Submitted to: International Geoscience and Remote Sensing Symposium Proceedings
Publication Type: Proceedings
Publication Acceptance Date: April 1, 2000
Publication Date: N/A
Interpretive Summary: Light reflected from crop canopies over visible (VIS) and near-infrared (NIR) wavelengths provides important clues about crop development and future yield. In practice visible and near-IR reflectance values are used to form vegetation indices that express many reflectance values as one number proportional to some measure of crop development. One such measure is Leaf Area In ex (LAI),which is total leaf area over a fixed surface are divided by that surface area. Another less widely used measure is fractional vegetated area (FVA),which is simply the fraction of a scene occupied by active vegetation . Many index designs have been proposed since the 1970s, and the purpose of our research was to field evaluate a number of recent designs. A field experiment was conducted to collect spectral reflectance, LAI, and FVA data over 4 irrigated and 4 dryland cotton plots. Using the reflectance data, 5 vegetation index designs were evaluated in terms of how they tracked changes in LAI and FVA during the growing season Index response to variation in soil reflectance was also compared. Overall, the Enhanced Vegetation Index (EVI) stood out in terms of being able closely track FVA variation and to remain constant while soil reflectance varied. An analysis based on our LAI our LAI and FVA field measurements was also conducted to estimate the contributions of sunlit and shaded LAI in net canopy photosynthesis. This analysis showed the dominant influence of sunlit leaf area. As sunlit LAI and FVA are roughly equal measures, we propose FVA as a key property determining a canopy's photosynthetic ability. As most of the indices tested here tracked FVA more closely than LAI, we propose soil resistant and FVA-linear indices as the most suited to monitoring crop growth.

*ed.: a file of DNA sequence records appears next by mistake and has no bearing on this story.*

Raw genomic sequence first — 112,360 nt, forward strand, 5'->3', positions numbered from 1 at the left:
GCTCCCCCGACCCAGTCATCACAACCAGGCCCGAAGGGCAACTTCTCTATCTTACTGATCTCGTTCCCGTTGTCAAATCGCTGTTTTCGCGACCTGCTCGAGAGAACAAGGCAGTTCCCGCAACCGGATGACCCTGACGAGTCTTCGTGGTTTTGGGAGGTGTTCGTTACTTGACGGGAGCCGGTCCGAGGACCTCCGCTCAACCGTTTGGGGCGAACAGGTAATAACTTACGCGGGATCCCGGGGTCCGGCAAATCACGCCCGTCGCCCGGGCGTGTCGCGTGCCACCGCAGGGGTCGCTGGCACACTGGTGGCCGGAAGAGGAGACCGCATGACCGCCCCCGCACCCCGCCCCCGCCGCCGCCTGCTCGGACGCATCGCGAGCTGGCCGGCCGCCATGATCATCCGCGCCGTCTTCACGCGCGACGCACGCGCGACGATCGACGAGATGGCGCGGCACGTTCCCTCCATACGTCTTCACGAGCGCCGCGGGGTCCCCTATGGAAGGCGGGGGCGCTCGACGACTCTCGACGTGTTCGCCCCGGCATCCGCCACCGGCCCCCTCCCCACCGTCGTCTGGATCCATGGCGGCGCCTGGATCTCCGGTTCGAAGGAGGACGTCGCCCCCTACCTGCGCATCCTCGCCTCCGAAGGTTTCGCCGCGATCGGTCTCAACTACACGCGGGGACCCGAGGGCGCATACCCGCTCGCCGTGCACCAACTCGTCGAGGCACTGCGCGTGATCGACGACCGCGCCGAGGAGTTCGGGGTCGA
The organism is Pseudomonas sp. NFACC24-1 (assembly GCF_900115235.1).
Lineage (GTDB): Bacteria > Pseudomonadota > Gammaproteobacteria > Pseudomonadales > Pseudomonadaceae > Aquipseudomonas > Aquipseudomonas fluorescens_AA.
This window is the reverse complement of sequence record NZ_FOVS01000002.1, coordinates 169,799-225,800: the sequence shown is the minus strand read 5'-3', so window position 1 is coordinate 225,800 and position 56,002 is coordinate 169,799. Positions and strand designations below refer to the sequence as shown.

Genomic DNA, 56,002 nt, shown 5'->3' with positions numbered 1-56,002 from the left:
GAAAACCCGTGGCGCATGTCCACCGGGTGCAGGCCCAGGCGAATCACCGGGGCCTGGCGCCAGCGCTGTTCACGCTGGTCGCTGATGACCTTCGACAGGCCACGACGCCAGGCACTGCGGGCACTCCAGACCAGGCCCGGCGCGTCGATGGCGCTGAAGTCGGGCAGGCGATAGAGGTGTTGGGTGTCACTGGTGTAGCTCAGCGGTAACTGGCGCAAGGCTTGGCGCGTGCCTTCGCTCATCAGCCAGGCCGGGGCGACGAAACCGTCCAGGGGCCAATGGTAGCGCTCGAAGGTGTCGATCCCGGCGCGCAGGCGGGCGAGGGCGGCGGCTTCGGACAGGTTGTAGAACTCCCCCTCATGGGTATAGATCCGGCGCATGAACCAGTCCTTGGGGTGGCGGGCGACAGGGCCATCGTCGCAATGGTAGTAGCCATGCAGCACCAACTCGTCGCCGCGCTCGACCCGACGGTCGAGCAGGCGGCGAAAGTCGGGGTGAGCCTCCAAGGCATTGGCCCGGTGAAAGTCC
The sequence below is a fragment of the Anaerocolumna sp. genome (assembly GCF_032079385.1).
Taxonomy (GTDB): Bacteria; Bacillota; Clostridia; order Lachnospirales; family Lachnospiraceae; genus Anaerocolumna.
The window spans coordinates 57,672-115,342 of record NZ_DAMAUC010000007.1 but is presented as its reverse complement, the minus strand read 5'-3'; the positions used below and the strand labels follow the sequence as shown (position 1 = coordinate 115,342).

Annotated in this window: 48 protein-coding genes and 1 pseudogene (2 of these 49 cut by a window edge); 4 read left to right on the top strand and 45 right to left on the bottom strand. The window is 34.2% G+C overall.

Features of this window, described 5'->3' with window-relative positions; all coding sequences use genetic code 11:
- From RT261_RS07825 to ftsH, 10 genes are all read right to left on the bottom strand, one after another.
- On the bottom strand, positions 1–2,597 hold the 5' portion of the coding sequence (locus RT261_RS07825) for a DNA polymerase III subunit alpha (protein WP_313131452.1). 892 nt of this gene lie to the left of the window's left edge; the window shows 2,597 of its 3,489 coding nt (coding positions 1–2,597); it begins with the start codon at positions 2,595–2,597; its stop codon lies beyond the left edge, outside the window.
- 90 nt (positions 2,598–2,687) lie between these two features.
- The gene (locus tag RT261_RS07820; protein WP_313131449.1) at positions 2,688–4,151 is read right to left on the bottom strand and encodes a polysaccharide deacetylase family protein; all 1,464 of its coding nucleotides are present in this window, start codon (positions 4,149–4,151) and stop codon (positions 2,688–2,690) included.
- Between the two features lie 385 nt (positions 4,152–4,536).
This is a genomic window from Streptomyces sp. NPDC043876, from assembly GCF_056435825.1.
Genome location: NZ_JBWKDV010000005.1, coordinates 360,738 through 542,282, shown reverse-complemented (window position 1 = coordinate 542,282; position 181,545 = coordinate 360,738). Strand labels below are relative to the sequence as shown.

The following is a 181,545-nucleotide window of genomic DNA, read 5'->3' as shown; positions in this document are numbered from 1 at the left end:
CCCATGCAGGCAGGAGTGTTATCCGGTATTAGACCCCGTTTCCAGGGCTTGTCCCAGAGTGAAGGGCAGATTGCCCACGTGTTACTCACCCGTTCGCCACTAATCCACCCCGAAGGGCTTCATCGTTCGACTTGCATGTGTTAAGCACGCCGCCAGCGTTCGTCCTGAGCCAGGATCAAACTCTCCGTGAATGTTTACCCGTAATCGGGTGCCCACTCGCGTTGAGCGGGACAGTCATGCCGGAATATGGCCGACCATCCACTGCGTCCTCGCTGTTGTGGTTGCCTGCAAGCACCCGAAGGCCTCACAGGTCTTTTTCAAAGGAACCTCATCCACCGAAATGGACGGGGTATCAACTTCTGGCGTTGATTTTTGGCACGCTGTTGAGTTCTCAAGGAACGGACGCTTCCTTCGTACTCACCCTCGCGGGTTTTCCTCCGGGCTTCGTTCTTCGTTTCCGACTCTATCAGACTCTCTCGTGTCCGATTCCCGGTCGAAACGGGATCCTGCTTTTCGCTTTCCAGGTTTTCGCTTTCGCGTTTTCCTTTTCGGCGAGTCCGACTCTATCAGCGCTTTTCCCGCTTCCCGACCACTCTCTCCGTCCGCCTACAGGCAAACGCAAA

Technical Abstract: During the summer of 1998 spectral reflectance, leaf area index (LAI) and fractional vegetated area (FVA) measurements were collected over irrigated and dryland cotton plots. The response of five vegetation index designs were derived from the reflectance data and then evaluated in terms of linearity of response to LAI and FVA variation over the course of the growing season. Index response to variation in soil reflectance was also compared. The indices considered here were the simple near-IR/red ratio (SR), the Normalized Difference Vegetation Index (NDVI), Normalized Difference Water Index (NDWI), Global Environmental Monitoring Index (GEMI), and the Enhanced Vegetation Index (EVI). All five indices varied more linearly with FVA than LAI over the irrigated plots, with the GEMI showing the most linear response to FVA. Over the dryland plots none of the indices appeared to project onto either FVA or LAI, suggesting a sensitivity threshold somewhere between the two water stress levels. Overall, the EVI stood out in terms of possessing both a high degree of linearity in a biophysical variable (FVA) and high resistance to varying soil reflectance. Using the irrigated LAI and FVA levels observed here, a hypothetical canopy model was proposed to estimate the relative contributions of sunlit and shaded canopy in the absorption of photo synthetically active radiation (PAR). A comparison of shaded and sunlit PAR absorption within this hypothetical canopy shows the dominant influence of sunlit leaf area. As sunlit PAR absorption is a function of FVA measured from a solar vantage point, we go on to propose soil resistant and FVA- linear indices as the most suited to monitoring crop growth.